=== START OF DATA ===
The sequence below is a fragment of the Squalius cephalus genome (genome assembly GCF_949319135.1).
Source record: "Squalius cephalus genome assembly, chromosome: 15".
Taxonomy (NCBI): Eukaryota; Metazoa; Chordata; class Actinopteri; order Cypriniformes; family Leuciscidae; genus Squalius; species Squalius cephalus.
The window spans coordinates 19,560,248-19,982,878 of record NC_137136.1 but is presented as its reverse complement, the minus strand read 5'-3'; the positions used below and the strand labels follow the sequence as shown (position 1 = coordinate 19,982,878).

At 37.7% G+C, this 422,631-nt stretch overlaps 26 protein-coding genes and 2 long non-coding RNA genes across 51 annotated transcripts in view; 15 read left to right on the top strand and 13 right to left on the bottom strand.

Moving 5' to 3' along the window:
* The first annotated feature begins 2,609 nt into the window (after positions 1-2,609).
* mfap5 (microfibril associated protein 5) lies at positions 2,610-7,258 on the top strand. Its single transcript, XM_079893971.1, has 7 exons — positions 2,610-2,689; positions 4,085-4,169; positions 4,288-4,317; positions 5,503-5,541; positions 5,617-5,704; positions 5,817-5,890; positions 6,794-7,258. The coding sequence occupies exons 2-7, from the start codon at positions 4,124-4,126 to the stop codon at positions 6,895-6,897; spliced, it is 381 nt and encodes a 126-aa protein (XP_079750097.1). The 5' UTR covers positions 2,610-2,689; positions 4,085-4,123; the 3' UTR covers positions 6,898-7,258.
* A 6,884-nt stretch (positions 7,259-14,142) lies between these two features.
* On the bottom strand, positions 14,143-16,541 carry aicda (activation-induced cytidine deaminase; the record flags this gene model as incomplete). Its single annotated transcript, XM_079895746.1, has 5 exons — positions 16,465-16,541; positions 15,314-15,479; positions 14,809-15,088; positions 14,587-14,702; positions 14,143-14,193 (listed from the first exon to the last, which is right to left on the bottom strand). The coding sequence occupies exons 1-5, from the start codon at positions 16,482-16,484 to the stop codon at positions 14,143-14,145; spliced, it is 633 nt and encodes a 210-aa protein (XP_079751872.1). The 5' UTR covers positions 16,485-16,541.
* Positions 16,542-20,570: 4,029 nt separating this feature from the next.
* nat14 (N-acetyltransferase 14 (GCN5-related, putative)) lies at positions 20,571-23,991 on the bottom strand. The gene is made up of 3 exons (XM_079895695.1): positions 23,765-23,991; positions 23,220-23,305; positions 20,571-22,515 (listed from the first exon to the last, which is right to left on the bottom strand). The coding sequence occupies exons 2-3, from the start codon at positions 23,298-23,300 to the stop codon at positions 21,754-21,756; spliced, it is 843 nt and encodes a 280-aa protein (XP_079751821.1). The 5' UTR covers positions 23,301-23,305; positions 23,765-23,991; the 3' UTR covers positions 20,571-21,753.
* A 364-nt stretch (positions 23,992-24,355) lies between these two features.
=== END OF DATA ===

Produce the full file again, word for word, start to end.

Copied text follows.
The sequence below is a fragment of the Squalius cephalus genome (genome assembly GCF_949319135.1).
Source record: "Squalius cephalus genome assembly, chromosome: 15".
Taxonomy (NCBI): Eukaryota; Metazoa; Chordata; class Actinopteri; order Cypriniformes; family Leuciscidae; genus Squalius; species Squalius cephalus.
The window spans coordinates 19,560,248-19,982,878 of record NC_137136.1 but is presented as its reverse complement, the minus strand read 5'-3'; the positions used below and the strand labels follow the sequence as shown (position 1 = coordinate 19,982,878).

At 37.7% G+C, this 422,631-nt stretch overlaps 26 protein-coding genes and 2 long non-coding RNA genes across 51 annotated transcripts in view; 15 read left to right on the top strand and 13 right to left on the bottom strand.

Moving 5' to 3' along the window:
* The first annotated feature begins 2,609 nt into the window (after positions 1-2,609).
* mfap5 (microfibril associated protein 5) lies at positions 2,610-7,258 on the top strand. Its single transcript, XM_079893971.1, has 7 exons — positions 2,610-2,689; positions 4,085-4,169; positions 4,288-4,317; positions 5,503-5,541; positions 5,617-5,704; positions 5,817-5,890; positions 6,794-7,258. The coding sequence occupies exons 2-7, from the start codon at positions 4,124-4,126 to the stop codon at positions 6,895-6,897; spliced, it is 381 nt and encodes a 126-aa protein (XP_079750097.1). The 5' UTR covers positions 2,610-2,689; positions 4,085-4,123; the 3' UTR covers positions 6,898-7,258.
* A 6,884-nt stretch (positions 7,259-14,142) lies between these two features.
* On the bottom strand, positions 14,143-16,541 carry aicda (activation-induced cytidine deaminase; the record flags this gene model as incomplete). Its single annotated transcript, XM_079895746.1, has 5 exons — positions 16,465-16,541; positions 15,314-15,479; positions 14,809-15,088; positions 14,587-14,702; positions 14,143-14,193 (listed from the first exon to the last, which is right to left on the bottom strand). The coding sequence occupies exons 1-5, from the start codon at positions 16,482-16,484 to the stop codon at positions 14,143-14,145; spliced, it is 633 nt and encodes a 210-aa protein (XP_079751872.1). The 5' UTR covers positions 16,485-16,541.
* Positions 16,542-20,570: 4,029 nt separating this feature from the next.
* nat14 (N-acetyltransferase 14 (GCN5-related, putative)) lies at positions 20,571-23,991 on the bottom strand. The gene is made up of 3 exons (XM_079895695.1): positions 23,765-23,991; positions 23,220-23,305; positions 20,571-22,515 (listed from the first exon to the last, which is right to left on the bottom strand). The coding sequence occupies exons 2-3, from the start codon at positions 23,298-23,300 to the stop codon at positions 21,754-21,756; spliced, it is 843 nt and encodes a 280-aa protein (XP_079751821.1). The 5' UTR covers positions 23,301-23,305; positions 23,765-23,991; the 3' UTR covers positions 20,571-21,753.
* A 364-nt stretch (positions 23,992-24,355) lies between these two features.